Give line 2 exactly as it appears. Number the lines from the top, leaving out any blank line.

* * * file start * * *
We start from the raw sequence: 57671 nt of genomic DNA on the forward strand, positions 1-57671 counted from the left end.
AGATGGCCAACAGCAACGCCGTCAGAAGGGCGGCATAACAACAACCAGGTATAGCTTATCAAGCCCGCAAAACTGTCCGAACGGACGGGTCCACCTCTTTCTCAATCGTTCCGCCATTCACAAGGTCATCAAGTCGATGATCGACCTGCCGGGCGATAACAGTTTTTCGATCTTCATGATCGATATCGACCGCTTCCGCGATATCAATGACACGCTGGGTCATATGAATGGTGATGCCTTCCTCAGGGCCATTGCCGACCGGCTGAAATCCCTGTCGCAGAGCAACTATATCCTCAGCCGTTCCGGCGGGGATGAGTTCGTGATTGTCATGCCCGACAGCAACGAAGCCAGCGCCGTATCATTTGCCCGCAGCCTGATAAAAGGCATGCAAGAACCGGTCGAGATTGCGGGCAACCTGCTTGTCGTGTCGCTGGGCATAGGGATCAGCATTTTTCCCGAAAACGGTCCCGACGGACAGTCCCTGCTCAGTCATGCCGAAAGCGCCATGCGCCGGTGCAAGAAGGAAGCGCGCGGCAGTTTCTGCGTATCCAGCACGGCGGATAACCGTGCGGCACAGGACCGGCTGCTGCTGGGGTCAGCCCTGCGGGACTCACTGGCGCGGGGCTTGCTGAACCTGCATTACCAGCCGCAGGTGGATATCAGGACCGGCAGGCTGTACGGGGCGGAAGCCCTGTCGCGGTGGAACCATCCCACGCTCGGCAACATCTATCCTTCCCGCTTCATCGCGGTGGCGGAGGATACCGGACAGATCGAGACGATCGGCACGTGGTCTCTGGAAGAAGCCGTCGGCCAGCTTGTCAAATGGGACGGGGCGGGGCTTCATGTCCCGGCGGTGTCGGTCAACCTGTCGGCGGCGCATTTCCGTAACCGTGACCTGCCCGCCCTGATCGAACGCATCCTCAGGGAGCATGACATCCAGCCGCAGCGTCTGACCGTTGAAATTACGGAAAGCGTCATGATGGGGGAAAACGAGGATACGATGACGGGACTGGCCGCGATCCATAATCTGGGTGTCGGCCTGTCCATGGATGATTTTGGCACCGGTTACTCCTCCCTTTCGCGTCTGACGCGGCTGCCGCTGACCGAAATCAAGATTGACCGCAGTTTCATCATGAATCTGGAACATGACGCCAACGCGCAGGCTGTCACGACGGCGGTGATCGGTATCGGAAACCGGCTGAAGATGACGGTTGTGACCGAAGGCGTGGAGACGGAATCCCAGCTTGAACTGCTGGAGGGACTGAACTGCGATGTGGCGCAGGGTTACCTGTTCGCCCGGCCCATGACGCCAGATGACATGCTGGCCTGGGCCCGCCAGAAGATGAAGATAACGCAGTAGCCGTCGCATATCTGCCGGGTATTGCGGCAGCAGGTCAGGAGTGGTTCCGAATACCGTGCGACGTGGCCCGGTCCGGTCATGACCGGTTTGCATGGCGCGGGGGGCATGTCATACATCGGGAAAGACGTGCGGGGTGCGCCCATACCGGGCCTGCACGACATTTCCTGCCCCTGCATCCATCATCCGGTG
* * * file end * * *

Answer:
AGATGGCCAACAGCAACGCCGTCAGAAGGGCGGCATAACAACAACCAGGTATAGCTTATCAAGCCCGCAAAACTGTCCGAACGGACGGGTCCACCTCTTTCTCAATCGTTCCGCCATTCACAAGGTCATCAAGTCGATGATCGACCTGCCGGGCGATAACAGTTTTTCGATCTTCATGATCGATATCGACCGCTTCCGCGATATCAATGACACGCTGGGTCATATGAATGGTGATGCCTTCCTCAGGGCCATTGCCGACCGGCTGAAATCCCTGTCGCAGAGCAACTATATCCTCAGCCGTTCCGGCGGGGATGAGTTCGTGATTGTCATGCCCGACAGCAACGAAGCCAGCGCCGTATCATTTGCCCGCAGCCTGATAAAAGGCATGCAAGAACCGGTCGAGATTGCGGGCAACCTGCTTGTCGTGTCGCTGGGCATAGGGATCAGCATTTTTCCCGAAAACGGTCCCGACGGACAGTCCCTGCTCAGTCATGCCGAAAGCGCCATGCGCCGGTGCAAGAAGGAAGCGCGCGGCAGTTTCTGCGTATCCAGCACGGCGGATAACCGTGCGGCACAGGACCGGCTGCTGCTGGGGTCAGCCCTGCGGGACTCACTGGCGCGGGGCTTGCTGAACCTGCATTACCAGCCGCAGGTGGATATCAGGACCGGCAGGCTGTACGGGGCGGAAGCCCTGTCGCGGTGGAACCATCCCACGCTCGGCAACATCTATCCTTCCCGCTTCATCGCGGTGGCGGAGGATACCGGACAGATCGAGACGATCGGCACGTGGTCTCTGGAAGAAGCCGTCGGCCAGCTTGTCAAATGGGACGGGGCGGGGCTTCATGTCCCGGCGGTGTCGGTCAACCTGTCGGCGGCGCATTTCCGTAACCGTGACCTGCCCGCCCTGATCGAACGCATCCTCAGGGAGCATGACATCCAGCCGCAGCGTCTGACCGTTGAAATTACGGAAAGCGTCATGATGGGGGAAAACGAGGATACGATGACGGGACTGGCCGCGATCCATAATCTGGGTGTCGGCCTGTCCATGGATGATTTTGGCACCGGTTACTCCTCCCTTTCGCGTCTGACGCGGCTGCCGCTGACCGAAATCAAGATTGACCGCAGTTTCATCATGAATCTGGAACATGACGCCAACGCGCAGGCTGTCACGACGGCGGTGATCGGTATCGGAAACCGGCTGAAGATGACGGTTGTGACCGAAGGCGTGGAGACGGAATCCCAGCTTGAACTGCTGGAGGGACTGAACTGCGATGTGGCGCAGGGTTACCTGTTCGCCCGGCCCATGACGCCAGATGACATGCTGGCCTGGGCCCGCCAGAAGATGAAGATAACGCAGTAGCCGTCGCATATCTGCCGGGTATTGCGGCAGCAGGTCAGGAGTGGTTCCGAATACCGTGCGACGTGGCCCGGTCCGGTCATGACCGGTTTGCATGGCGCGGGGGGCATGTCATACATCGGGAAAGACGTGCGGGGTGCGCCCATACCGGGCCTGCACGACATTTCCTGCCCCTGCATCCATCATCCGGTG